Coast KZN

11 Oct 2018

It’s time to get everyone behind the recycling trend

Anelisa Kubheka (Daily News) Picture: Bisaar Landfill Site. (Photo: Gcina Ndwalane, African News Agency -ANA)

One of four eThekwini Municipality landfill sites, n Clare Estate, has, over the years, redirected its waste because it has reached capacity.

Over the past two years it has been largely the affluent areas of Durban that have been recycling their waste.

Recycling suburbs include areas such as Kloof, Hillcrest, uMhlanga, La Lucia and Durban North.

This is according to eThekwini Municipality’s Durban Solid Waste head Raymond Rampersad, who said even though the city did not have the orange bags for recyclables, residents of these areas were putting their recyclables in other bags and these were collected by the city.

“We are still awaiting the appointment of a contractor to manufacture and deliver orange bags,” he said.

According to the National Environmental Management Act (Nema) of 1998, waste is to be avoided, or where it cannot be altogether avoided, minimised and reused or recycled where possible, or otherwise disposed of in a responsible manner.

The National Waste Management Strategy (NWMS) had set goals to divert 25% of recyclables from landfill sites for re-use, recycling or recovery; and for all metropolitan municipalities, secondary cities and large towns to have initiated separation-at-source programmes by 2016.

The strategy had also set a goal for 80% of municipalities to have been running local awareness programmes by 2016.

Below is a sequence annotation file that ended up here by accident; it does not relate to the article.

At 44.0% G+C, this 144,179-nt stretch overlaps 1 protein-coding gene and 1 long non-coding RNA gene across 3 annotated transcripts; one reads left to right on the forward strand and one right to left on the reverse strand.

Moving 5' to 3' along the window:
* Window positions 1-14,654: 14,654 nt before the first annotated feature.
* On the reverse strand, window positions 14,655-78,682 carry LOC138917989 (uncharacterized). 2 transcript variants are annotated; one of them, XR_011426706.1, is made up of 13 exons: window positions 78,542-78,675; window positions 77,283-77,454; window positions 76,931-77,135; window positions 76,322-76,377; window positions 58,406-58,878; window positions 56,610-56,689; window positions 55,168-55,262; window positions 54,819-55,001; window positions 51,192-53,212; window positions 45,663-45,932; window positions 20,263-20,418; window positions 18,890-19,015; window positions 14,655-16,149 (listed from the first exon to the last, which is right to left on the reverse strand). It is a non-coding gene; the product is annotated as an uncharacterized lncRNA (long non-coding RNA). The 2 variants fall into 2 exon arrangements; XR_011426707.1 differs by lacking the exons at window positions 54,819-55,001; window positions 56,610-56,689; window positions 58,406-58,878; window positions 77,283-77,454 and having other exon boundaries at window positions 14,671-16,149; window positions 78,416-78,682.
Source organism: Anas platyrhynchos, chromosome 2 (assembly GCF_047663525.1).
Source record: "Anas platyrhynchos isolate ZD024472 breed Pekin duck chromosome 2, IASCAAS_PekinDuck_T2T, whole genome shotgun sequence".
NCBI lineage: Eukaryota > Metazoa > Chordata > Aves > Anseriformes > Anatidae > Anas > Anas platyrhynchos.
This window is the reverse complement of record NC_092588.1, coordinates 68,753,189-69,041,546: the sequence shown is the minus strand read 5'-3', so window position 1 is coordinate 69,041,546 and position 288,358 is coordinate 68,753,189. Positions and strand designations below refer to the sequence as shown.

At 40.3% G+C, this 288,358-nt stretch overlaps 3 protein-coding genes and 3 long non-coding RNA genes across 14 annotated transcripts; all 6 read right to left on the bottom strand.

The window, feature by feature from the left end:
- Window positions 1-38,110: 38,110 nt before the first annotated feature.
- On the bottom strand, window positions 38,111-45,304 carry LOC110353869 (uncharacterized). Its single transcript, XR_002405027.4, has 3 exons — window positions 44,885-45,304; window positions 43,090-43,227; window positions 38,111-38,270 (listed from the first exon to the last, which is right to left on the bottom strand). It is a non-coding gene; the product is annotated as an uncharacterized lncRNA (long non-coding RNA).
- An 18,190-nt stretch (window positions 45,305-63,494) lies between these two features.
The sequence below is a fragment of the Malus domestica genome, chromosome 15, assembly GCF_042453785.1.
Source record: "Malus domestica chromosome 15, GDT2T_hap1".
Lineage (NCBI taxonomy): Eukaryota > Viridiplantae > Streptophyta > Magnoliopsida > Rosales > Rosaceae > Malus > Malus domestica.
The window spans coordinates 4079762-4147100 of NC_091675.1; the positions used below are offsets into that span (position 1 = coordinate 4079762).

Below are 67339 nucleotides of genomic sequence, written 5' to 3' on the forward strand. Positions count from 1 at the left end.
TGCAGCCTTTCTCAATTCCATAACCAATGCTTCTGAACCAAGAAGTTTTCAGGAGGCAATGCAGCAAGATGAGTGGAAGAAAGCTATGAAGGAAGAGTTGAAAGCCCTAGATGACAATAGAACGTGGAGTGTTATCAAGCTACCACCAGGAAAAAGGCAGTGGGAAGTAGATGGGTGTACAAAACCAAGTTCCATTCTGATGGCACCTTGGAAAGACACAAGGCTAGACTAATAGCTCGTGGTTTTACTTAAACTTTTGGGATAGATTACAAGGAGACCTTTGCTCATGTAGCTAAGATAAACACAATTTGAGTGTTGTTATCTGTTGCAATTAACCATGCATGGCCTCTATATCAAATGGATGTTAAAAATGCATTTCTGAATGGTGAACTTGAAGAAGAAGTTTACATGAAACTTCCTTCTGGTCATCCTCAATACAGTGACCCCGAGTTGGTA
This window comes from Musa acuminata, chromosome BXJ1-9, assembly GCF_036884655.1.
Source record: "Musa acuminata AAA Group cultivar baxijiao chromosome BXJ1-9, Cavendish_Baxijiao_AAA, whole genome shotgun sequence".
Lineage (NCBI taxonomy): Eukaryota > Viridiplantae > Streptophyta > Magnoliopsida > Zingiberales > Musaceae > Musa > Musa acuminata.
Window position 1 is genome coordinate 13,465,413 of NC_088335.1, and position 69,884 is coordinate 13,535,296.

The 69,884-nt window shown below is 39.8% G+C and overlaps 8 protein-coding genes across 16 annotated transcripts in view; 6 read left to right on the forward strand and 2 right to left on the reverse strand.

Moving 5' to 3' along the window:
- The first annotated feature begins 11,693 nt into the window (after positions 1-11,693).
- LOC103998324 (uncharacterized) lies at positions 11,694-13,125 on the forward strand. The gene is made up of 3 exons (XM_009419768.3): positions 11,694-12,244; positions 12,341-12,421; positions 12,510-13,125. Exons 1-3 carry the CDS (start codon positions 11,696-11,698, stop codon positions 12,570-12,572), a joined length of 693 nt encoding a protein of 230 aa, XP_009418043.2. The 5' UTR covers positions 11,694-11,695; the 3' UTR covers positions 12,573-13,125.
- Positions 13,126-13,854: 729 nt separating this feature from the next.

eThekwini Municipality provides waste management services to more than 1million formal and informal households, but not all residents had been receiving the orange bags.

“The programme includes all formal households and we are working on a plan to be implemented for a staggered rollout of the orange bags in the informal areas.

“The unit will appreciate it if areas that are not receiving bags notify the department,” said Rampersad.

According to Statistics South Africa, from 2002 to 2016 there was little improvement in the number of households receiving solid waste management in KZN.

Rampersad said, however, the numbers had grown in eThekwini over this period from around 750 000 to 120 0000 households.

“There are about 465 000 informal and 735 000 formal households,” he said.

He added that the formal households paid for these services and the informal households did not.

Rampersad said eThekwini had four landfill sites: Illovo, Buffelsdraai, Mariannhill and Bisasar.

“Bisasar has had some of the waste redirected because it has reached capacity. It is not completely closed. We are now looking at other ways to re-engineer the Mariannhill site, which is also nearing capacity,” he said.

The Bisasar landfill turned methane gas from the chemical reactions in the dump into enough electricity to supply 1000 suburban homes and accepted selected waste streams, such as garden refuse.

About 60 schemes like this already exist in South Africa.

Rampersad said the city was in the process of securing another landfill site.